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Inclusive language policy the need of the hour

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By Harshmeet Singh

Language has always been a contentious issue in India. Ever since India attained Independence, several protests have taken place on the issue of language and linguistic identity. These language protests have often taken a violent turn with people losing lives for their cause.

The battle of Hindi against other regional languages has always been at the center of most of these protests. While the Indian constitution mentions that “Hindi [in the Devanagiri script] is the official language of the Union”, it fell short of naming it the national language.

In 1959, the then PM Jawaharlal Nehru assured the Parliament that the English language would be freely used whenever people of non-Hindi background needed. This assurance got the backing of the law in the form of Official Languages Act, 1963.

Considering that India is home to over 1600 languages, linguistic rivalry is bound to be an unpleasant reality. The 2001 census revealed that close to 41% of the national population spoke Hindi. The other languages that made up the top five were Bengali (8.11%), Telugu (7.37%), Marathi (6.99%) and Tamil (5.91%). Though the statistics may show an overwhelming majority of Hindi speakers, in reality, most of the Hindi speakers are concentrated in only a handful of states.

Language struggle in India is relatively old. The opposition to imposition of Hindi by the central government has been historically led by Tamil Nadu. The state of Tamil Nadu has witnessed several anti-Hindi protests before and after independence. Most of these struggles saw mass participation and violent demonstrations.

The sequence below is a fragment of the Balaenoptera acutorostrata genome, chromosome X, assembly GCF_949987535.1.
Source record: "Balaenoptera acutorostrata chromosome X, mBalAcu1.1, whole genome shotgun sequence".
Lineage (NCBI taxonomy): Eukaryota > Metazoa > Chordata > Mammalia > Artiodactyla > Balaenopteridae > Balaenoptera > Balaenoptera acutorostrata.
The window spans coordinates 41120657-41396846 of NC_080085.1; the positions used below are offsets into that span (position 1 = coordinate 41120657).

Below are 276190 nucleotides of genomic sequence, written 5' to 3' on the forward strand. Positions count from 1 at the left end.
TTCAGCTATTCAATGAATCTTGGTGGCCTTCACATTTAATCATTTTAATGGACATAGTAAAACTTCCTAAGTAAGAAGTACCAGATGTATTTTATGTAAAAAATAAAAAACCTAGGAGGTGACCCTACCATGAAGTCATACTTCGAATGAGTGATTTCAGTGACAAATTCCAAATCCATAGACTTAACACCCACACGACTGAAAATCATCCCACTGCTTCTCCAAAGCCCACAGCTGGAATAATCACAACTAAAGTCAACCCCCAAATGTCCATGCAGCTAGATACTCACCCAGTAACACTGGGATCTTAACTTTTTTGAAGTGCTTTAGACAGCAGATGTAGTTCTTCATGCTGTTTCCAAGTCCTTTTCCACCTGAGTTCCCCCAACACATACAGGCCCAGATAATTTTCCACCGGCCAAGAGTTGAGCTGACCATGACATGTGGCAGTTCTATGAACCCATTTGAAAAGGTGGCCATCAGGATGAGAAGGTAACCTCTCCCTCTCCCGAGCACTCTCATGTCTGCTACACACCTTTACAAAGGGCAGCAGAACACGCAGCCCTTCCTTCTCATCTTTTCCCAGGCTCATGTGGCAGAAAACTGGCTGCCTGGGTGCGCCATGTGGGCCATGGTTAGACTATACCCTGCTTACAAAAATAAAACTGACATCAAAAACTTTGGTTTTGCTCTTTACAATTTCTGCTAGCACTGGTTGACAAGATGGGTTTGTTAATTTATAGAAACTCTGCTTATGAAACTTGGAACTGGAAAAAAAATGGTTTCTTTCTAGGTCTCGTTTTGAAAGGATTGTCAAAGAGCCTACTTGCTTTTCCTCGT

The roots of pre-Independence struggle lay in Congress’ attempts at making Hindi a compulsory subject in the then Madras Presidency. It was congress’ way of replacing English and preparing for a British-free India. This led to widespread agitations led by EV Ramasamy or Periyar. Though it stopped the Congress from imposing Hindi in Madras schools, it came at the cost of several lives.

Similar agitation took place post independence. This time, it was to ensure that Hindi doesn’t become the sole official language of the Union of India. The Congress leaders hailing from the South Indian states also took part in the agitation and ensured that leaders like Purushottam Das Tandon and Shyama Prasad Mukherjee don’t have their way. The solution was a clause that English would accompany Hindi as the official Language of the Union for a period of 15 years. Since then, the Congress has never managed to come into power in Tamil Nadu.

Ironically, the agitation against Hindi also saw the support of C. Rajagopalachari, the person who introduced Hindi as the compulsory subject when he was the CM of Madras Presidency in 1938.

Though such violent agitations aren’t seen today, the language protests are still a common idea in the country. Such unhealthy rivalries can be out to rest by providing equal status to all the major languages spoken in the country. An inclusive language policy will go a long way in ensuring that the country doesn’t fall victim to disintegrative politics.

2 responses to “Inclusive language policy the need of the hour”